The controllers union had legitimate gripes and calculated that the new president would deal rather than risk a disruption of air travel. The union knew that strikes by government workers were illegal, strictly speaking, but it also knew that other organizations of federal employees had gotten away with similar walkouts in the past.
Reagan declared the strike a "peril to national safety" and gave the more than 13,000 air traffic controllers 48 hours to return to work. A few complied. When the deadline expired, Reagan fired the 11,345 controllers who had defied him. Two months later, the union was decertified. Years passed before any of the strikers were allowed to work as controllers again.
...Under Jimmy Carter, Gerald Ford or even Richard Nixon, the controllers might well have won their strike. Under Reagan, they had no chance -- not only because of his stubborn resolve but also because American voters had given him a broad mandate for change. (my emphasis)
Friday, January 30, 2009
GOP Clueless on Stimulus Package
It shouldn't surprise me, but not a single Republican voted in favor of the Obama stimulus package passed by the House this week. This after President Obama made a point of meeting with the GOP House caucus and altering the stimulus to include massive tax cuts. Their solution? More tax cuts. You know, tax cuts...that thing they did back in the early 2000s that didn't have any long-term benefits at all, especially not for the middle class? The thing they always suggest as a solution for every economic ill, even though they've suddenly become aware that we have a deficit and the people who are most capable of helping pay it down somehow deserve to pay less than the rest of us?
The Washington Post's Eugene Robinson draws an interesting parallel between this week's vote and the 1981 strike by PATCO, a union of federal aviation controllers who didn't quite realize that the national tide had turned against them:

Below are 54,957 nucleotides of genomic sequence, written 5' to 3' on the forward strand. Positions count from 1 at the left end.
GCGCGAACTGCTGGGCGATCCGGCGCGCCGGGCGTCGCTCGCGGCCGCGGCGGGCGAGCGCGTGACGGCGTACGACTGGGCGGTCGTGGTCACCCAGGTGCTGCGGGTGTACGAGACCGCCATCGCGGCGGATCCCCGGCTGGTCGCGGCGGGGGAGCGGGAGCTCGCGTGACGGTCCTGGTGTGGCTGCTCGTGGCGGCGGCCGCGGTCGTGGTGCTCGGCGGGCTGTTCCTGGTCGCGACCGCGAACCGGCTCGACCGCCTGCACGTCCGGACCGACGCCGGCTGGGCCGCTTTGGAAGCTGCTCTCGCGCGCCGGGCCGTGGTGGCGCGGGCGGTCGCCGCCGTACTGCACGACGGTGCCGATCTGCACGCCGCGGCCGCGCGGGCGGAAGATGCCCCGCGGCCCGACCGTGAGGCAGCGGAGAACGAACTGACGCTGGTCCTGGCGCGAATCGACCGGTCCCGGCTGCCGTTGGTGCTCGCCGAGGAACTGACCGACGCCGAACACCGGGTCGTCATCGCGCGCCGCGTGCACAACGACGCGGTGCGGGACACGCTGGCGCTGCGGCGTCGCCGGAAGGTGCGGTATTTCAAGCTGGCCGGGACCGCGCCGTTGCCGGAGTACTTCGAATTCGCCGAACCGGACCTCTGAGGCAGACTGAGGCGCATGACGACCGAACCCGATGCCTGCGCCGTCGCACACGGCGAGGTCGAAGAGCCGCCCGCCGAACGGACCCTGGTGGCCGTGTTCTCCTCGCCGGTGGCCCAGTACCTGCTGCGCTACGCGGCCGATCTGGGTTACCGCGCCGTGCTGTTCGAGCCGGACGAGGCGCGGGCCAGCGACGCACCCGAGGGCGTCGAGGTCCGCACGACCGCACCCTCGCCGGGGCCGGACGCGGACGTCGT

Robinson rightly notes that there should be a lesson here for the modern-day GOP: they were just on the business end of epic beatdowns at every level of government. This happened because their ideas have gone stale--they've run out of solutions, and their ideology no longer addresses the problems we face.
Nobody likes taxes and nobody likes deficits. But as expensive as this bill is, at least we get something out of it; namely better schools, better health care and better infrastructure. The stimulus, even if it ends up falling short, is at least a whole-hearted attempt at fixing the problem and setting the stage not just for recovery, but for long-term economic growth. How many times do these guys have to lose before they realize that they no longer have popular support? Right now it appears the "we-strayed-from-our-principles" cadre is winning out over the "we-just-got-crushed-so-we-better-moderate" wing.
If this is what we can look forward to for the rest of the 111th, then one thing's for sure: if bipartisanship falls apart, it won't be Obama's fault.